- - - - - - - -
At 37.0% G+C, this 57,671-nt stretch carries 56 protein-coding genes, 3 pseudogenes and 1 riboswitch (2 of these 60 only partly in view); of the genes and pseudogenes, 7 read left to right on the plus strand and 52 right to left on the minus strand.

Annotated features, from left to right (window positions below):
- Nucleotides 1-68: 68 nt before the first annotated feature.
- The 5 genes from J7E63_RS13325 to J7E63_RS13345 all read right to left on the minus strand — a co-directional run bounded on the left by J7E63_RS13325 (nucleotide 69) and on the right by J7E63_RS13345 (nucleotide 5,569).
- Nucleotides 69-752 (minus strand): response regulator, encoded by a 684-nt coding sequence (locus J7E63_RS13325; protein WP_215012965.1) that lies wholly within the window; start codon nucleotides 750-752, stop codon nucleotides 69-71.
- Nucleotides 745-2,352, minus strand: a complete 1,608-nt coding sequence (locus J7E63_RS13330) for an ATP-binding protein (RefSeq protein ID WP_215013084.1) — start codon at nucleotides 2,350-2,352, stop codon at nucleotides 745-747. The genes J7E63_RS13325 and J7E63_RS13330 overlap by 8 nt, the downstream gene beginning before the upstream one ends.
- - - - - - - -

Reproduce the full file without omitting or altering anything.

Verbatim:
At 37.0% G+C, this 57,671-nt stretch carries 56 protein-coding genes, 3 pseudogenes and 1 riboswitch (2 of these 60 only partly in view); of the genes and pseudogenes, 7 read left to right on the plus strand and 52 right to left on the minus strand.

Annotated features, from left to right (window positions below):
- Nucleotides 1-68: 68 nt before the first annotated feature.
- The 5 genes from J7E63_RS13325 to J7E63_RS13345 all read right to left on the minus strand — a co-directional run bounded on the left by J7E63_RS13325 (nucleotide 69) and on the right by J7E63_RS13345 (nucleotide 5,569).
- Nucleotides 69-752 (minus strand): response regulator, encoded by a 684-nt coding sequence (locus J7E63_RS13325; protein WP_215012965.1) that lies wholly within the window; start codon nucleotides 750-752, stop codon nucleotides 69-71.
- Nucleotides 745-2,352, minus strand: a complete 1,608-nt coding sequence (locus J7E63_RS13330) for an ATP-binding protein (RefSeq protein ID WP_215013084.1) — start codon at nucleotides 2,350-2,352, stop codon at nucleotides 745-747. The genes J7E63_RS13325 and J7E63_RS13330 overlap by 8 nt, the downstream gene beginning before the upstream one ends.